A mum says we need harsher sentences for animal cruelty, following ‘chillingly evil’ act

Support us and go ad-free

Amanda Bibby from Aberdeenshire is calling for more severe punishments for animal cruelty. It comes after Daniel Innes, 20, and Jordan McIsaac, 18, shredded Bibby’s pet gecko in a blender. She said it affected her 12-year-old daughter “quite extremely because the images she has in her head will not go away”.

In Scotland, the maximum prison time for cruelty against animals is one year. The maximum sentence in England and Wales is six months (with the average prison term being 3.3 months). In contrast, the toughest sentence in Northern Ireland and Ireland is five years.

A ‘chillingly evil’ act

Sheriff Philip Mann told Innes and McIsaac that their crime was “chillingly evil” and a “matter of great concern”. Mann suggested that the two young men contact the Scottish SPCA animal charity, asking if they can make amends. If the two young men return to Banff Sheriff Court in October with a positive letter from the charity, the sheriff says he won’t send Innes and McIsaac to jail. He advised them to demonstrate that they felt remorse for what they had done.

Bibby believes that sentences should reflect the severity of the crime. If Innes and McIsaac avoid jail time, what would this say about the criminal justice system? Dorset Police and Crime Commissioner Martyn Underhill argues that penalties for animal cruelty in England and Wales are “extremely lenient” and “totally inadequate”.

Underhill refers to a recent report which found that 92% of offenders who abused pets over the last 10 years managed to avoid prison time. As a nation of supposed pet lovers, we consistently disregard the welfare of these animals. Underhill added that Britain is “far laxer” than other countries when it comes to these crimes. The law makes animal cruelty a less serious crime than fly-tipping and, in Bibby’s view, fails to act as a deterrent.

The government’s view 

What does the government have to say in regards to current animal cruelty legislation? In its view, “we have the best animal welfare in the world and we are a nation of animal lovers”. The Environment, Food and Rural Affairs Committee stressed that the law needs to be changed. In a report, it stated:

The current penalties for animal welfare offences in England are amongst the lowest in Europe. We recommend that the maximum penalty is increased to five years.

Read on...

Support us and go ad-free

This is what Battersea Dogs & Cats Home is campaigning for. And the campaign has widespread support. But in response to the committee’s suggestion, the government said:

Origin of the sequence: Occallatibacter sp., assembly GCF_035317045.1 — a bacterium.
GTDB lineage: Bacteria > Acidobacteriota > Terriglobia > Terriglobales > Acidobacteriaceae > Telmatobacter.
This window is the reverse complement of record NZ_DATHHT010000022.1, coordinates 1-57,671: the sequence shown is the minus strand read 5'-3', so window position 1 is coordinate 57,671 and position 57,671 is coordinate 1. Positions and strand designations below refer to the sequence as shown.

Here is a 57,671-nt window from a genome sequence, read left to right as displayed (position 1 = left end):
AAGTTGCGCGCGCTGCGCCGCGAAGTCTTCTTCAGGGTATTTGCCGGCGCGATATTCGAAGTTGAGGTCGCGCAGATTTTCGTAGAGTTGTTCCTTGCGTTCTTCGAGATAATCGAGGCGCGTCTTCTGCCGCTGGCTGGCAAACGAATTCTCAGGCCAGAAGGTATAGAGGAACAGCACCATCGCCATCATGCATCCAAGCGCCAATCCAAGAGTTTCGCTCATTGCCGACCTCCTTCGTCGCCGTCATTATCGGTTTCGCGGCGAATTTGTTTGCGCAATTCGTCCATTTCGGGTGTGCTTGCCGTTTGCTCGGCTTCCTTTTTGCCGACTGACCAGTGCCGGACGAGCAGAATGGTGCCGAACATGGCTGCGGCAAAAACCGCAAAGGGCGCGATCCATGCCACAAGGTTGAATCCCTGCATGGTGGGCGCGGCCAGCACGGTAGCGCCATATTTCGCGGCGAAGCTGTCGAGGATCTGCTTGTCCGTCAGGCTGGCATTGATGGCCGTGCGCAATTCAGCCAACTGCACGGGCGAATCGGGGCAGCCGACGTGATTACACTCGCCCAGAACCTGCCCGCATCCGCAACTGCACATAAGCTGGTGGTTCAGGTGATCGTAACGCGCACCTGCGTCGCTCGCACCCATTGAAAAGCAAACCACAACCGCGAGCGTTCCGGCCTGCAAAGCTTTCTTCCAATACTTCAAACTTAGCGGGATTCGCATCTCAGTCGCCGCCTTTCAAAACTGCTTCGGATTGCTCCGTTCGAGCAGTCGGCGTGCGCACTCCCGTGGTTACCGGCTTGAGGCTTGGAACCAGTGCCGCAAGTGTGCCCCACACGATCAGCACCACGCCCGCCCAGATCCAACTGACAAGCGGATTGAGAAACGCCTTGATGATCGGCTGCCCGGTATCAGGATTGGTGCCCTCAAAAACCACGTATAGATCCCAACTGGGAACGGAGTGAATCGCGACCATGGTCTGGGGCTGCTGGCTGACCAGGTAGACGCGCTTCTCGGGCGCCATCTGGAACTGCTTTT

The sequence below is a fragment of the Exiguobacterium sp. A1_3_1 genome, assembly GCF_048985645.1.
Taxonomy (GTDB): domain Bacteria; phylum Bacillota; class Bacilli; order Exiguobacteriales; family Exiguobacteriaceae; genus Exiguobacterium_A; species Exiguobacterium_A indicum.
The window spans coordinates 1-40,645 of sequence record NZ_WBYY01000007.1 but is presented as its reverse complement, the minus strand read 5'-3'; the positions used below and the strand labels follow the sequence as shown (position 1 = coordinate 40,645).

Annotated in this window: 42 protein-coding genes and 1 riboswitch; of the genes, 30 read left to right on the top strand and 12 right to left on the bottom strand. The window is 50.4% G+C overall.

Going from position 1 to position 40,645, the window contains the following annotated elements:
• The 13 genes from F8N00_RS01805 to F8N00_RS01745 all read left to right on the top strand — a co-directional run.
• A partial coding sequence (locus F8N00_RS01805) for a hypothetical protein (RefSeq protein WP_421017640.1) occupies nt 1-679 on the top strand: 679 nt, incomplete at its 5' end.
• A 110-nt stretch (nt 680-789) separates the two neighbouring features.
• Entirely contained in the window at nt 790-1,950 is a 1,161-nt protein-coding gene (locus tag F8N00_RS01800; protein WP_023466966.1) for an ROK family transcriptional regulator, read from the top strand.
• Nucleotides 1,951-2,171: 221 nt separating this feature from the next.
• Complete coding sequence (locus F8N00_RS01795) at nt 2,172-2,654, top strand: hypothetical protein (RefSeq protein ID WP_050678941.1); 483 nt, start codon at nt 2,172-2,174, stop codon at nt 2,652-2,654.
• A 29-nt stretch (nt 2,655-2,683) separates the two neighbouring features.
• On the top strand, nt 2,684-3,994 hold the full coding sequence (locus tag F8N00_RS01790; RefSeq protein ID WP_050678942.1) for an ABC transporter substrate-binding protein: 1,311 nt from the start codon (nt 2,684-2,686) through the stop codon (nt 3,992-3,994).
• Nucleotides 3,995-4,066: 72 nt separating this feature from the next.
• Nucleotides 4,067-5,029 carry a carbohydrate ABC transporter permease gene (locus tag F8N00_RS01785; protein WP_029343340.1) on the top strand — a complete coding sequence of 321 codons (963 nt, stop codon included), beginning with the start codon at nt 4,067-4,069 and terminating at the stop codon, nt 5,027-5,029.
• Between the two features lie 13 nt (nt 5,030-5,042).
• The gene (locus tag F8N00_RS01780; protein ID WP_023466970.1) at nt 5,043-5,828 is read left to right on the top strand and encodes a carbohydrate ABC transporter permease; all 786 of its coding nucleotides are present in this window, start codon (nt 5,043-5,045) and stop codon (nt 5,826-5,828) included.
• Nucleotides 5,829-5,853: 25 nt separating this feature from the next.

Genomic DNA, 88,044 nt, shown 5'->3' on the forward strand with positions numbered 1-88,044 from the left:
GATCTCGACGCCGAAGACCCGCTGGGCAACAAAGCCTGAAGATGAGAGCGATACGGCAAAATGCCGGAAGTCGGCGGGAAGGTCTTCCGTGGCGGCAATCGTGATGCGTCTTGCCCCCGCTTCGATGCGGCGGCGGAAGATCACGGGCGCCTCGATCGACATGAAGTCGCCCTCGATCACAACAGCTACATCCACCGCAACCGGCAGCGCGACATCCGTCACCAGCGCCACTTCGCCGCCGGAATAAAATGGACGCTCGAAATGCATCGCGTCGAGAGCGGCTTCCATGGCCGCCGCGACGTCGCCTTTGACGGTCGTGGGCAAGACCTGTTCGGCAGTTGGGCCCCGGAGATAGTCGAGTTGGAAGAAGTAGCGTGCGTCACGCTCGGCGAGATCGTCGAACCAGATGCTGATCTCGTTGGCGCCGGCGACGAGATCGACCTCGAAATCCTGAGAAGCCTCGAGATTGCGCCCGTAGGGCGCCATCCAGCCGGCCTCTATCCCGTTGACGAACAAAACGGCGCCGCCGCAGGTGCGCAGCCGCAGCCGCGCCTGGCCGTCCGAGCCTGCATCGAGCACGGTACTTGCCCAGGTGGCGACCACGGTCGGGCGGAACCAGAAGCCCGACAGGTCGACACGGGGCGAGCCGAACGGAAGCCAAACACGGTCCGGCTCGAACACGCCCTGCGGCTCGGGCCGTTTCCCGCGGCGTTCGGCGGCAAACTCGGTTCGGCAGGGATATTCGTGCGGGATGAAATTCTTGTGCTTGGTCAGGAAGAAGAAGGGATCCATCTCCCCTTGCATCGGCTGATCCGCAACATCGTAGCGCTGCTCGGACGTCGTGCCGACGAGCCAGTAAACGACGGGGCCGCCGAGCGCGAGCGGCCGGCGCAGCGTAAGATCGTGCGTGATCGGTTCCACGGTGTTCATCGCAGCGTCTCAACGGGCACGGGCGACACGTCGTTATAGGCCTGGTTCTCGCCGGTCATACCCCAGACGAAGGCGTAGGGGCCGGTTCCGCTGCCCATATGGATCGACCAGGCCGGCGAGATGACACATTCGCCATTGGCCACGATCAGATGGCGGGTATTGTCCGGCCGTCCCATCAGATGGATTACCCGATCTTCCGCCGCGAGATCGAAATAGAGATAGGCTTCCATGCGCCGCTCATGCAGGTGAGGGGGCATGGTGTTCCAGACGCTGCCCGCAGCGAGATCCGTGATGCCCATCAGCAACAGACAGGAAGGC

Current sentencing practice for offences of animal cruelty in the Animal Welfare Act 2006 does not suggest that the courts are finding current sentencing powers inadequate.

The government isn’t moved by the fact that animal cruelty is on the rise. Nor does it care that only 8% of offenders receive jail time for their crimes. The government’s refusal to acknowledge the problem, and its insistence on maintaining standards which harm animals, means that change could be hard to come by.

Get Involved!

Write to your MP about raising the maximum sentence for animal cruelty, and support Battersea.

– Support the RSPCA.

Featured image via Pxhere

Support us and go ad-free

We need your help to keep speaking the truth

Every story that you have come to us with; each injustice you have asked us to investigate; every campaign we have fought; each of your unheard voices we amplified; we do this for you. We are making a difference on your behalf.

Our fight is your fight. You’ve supported our collective struggle every time you gave us a like; and every time you shared our work across social media. Now we need you to support us with a monthly donation.

We have published nearly 2,000 articles and over 50 films in 2021. And we want to do this and more in 2022 but we don’t have enough money to go on at this pace. So, if you value our work and want us to continue then please join us and be part of The Canary family.

In return, you get:

* Advert free reading experience
* Quarterly group video call with the Editor-in-Chief
* Behind the scenes monthly e-newsletter
* 20% discount in our shop

Almost all of our spending goes to the people who make The Canary’s content. So your contribution directly supports our writers and enables us to continue to do what we do: speaking truth, powered by you. We have weathered many attempts to shut us down and silence our vital opposition to an increasingly fascist government and right-wing mainstream media.

With your help we can continue:

* Holding political and state power to account
* Advocating for the people the system marginalises
* Being a media outlet that upholds the highest standards
* Campaigning on the issues others won’t
* Putting your lives central to everything we do

We are a drop of truth in an ocean of deceit. But we can’t do this without your support. So please, can you help us continue the fight?

The Canary Support us

Comments are closed